ML: How is BCBSMA testing the toolkit?
KD: We’re working with four of our employer customers to pilot this: the town of Ware, the city of Brockton, Shawmut Construction, and New England Regional Council of Carpenters. Blue Cross is also introducing the toolkits and training into our own workplaces. We’re meeting with each organization and asking them how they want to employ the toolkit, which can go one of two ways. If you’re a town, you could do it as a public health first aid model, keeping the kits at pools and libraries, for instance. If you’re a company, you could find out which of your employees wanted to learn more about it, or keep the toolkit in the same place you keep your defibrillator. The crux is getting employers engaged in the opiate crisis because this is an all hands on deck public health crisis.
ML: Does BCBSMA offer other resources for opioid addiction?
KD: Getting help for addiction is OK. We’re here to support you and figure this out. BCBSMA has an online opioid resource center with information on family support, medication safety, pain management and opioid use disorder treatment care options, including information on how to access medication-assisted treatment. You can check it out at bluecrossma.com/opioid.
ML: What does it mean for you and this project to be nominated as a Change Maker, as someone making positive change for our future?
KD: This project is novel and creative; it’s pushing the envelope of what a health plan does, so I’m proud of that. I’m constantly talking to people about this. Now that I’m nominated maybe I’ll quiet down.
ML: (laughs) No, please never quiet down.
KD: I’m kidding! Because this is it, this is my life’s work.
ML: Do you have any advice for our HUBweek readers on how they can help spread awareness of the opioid crisis, and how they can help change attitudes around this particular issue?
KD: I thought it was so beautiful that you shared with me the pieces of the puzzle that you deal with. To me, this is how it needs to happen. If we can talk about it, not with the hushed tones or the moral blaming tone, the sooner we can problem solve about it and the better off we’ll be. It shouldn’t be a secret, stigmatized corner of the human condition. We’re losing thousands of people to overdose death. We need to be able to talk about it, engage about it, and problem-solve about it.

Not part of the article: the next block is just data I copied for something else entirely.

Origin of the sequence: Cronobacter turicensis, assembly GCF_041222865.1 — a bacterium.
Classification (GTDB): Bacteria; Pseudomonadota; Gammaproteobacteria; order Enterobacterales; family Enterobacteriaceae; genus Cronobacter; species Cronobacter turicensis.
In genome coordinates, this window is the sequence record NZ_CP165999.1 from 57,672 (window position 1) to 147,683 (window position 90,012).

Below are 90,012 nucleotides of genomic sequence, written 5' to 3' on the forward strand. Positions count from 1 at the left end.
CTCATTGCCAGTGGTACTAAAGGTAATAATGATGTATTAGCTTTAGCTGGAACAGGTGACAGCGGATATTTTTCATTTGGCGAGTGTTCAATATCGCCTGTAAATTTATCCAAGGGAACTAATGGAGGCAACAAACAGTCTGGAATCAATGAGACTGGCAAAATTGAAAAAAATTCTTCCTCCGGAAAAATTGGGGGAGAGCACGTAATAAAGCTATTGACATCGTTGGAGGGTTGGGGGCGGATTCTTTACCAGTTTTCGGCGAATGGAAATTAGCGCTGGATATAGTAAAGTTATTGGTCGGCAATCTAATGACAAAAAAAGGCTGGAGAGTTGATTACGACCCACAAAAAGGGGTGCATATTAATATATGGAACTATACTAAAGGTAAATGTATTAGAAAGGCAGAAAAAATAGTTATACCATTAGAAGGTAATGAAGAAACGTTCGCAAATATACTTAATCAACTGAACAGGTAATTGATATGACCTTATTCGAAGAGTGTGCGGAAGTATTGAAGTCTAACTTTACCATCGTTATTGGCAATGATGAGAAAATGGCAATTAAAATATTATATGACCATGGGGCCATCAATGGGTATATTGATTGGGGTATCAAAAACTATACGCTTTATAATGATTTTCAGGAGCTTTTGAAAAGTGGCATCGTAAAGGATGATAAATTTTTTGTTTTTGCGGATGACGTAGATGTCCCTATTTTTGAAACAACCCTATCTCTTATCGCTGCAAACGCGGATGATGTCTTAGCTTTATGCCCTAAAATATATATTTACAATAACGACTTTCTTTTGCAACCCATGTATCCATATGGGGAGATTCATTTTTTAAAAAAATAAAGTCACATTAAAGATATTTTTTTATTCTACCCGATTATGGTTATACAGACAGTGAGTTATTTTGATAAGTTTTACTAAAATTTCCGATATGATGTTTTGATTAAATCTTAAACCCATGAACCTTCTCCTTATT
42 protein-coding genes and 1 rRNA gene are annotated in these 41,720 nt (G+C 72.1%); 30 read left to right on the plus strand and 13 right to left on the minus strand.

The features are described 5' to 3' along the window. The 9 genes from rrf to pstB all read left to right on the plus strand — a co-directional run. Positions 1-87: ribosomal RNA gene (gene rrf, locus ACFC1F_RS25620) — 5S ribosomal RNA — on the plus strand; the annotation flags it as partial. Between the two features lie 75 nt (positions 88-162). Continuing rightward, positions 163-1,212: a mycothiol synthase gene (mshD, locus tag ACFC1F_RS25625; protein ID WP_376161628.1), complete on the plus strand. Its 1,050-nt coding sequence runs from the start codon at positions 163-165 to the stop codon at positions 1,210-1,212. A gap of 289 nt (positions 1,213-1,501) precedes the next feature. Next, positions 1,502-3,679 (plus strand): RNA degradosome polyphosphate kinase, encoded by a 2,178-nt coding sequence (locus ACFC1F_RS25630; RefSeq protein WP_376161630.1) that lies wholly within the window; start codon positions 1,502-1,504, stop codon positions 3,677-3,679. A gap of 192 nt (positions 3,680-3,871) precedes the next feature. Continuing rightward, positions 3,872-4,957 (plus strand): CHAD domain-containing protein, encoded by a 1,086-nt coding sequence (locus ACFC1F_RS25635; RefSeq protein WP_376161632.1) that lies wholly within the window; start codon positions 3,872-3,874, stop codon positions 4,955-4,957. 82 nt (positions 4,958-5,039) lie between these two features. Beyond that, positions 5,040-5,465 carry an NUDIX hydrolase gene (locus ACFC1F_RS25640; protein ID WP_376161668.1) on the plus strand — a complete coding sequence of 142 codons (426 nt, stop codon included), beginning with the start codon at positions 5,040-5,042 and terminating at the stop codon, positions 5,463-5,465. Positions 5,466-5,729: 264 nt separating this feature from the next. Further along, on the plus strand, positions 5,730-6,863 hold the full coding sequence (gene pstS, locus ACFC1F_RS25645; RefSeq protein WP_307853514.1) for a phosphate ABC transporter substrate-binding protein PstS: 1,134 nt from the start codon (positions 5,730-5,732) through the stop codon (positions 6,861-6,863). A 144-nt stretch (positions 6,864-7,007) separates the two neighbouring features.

I’m looking to your generation to change this conversation around addiction as well. You guys have already done so much work as a group. And I’m not saying that people in their fifties aren’t making a difference; they are. But there’s a generational transformation around mental health that’s happening. The challenge, I would say, is can the younger generations make the same transition around the ordinary and deadly process of addiction, because this is common and serious.
ML: That’s excellent advice and I’m excited to share that with our readers.
KD: And you can do it! You can do it!
ML: (laughs) I know we can. When I was in high school, we didn’t talk about mental health. I’m 27 now so the amount of change I’ve seen in just 10 years is astounding.
KD: It’s happening! And it needs to happen in addiction too. Because these things are commonly occurring together. People have panic attacks and they use substances to self-medicate. There are people who are in psychological pain, who may be using opiates. So to me, the idea that they’re separate and distinct just isn’t true. This is a common area of human vulnerability that we need to do better with.
ML: To close out this interview, I wanted to ask what this year’s HUBweek theme, We the Future, means to you, and how you interpret it.
KD: We the future will enjoy a time when mental health and substance use vulnerabilities are as ordinary as blood pressure and diabetes. We’ll have a treatment system that’s as well organized as the medical one, and people will openly share this without a sense of shame or stigma. We have to do this, together.
The HUBweek Change Maker series showcases the most innovative minds in art, science, and technology making an impact in Boston and around the world.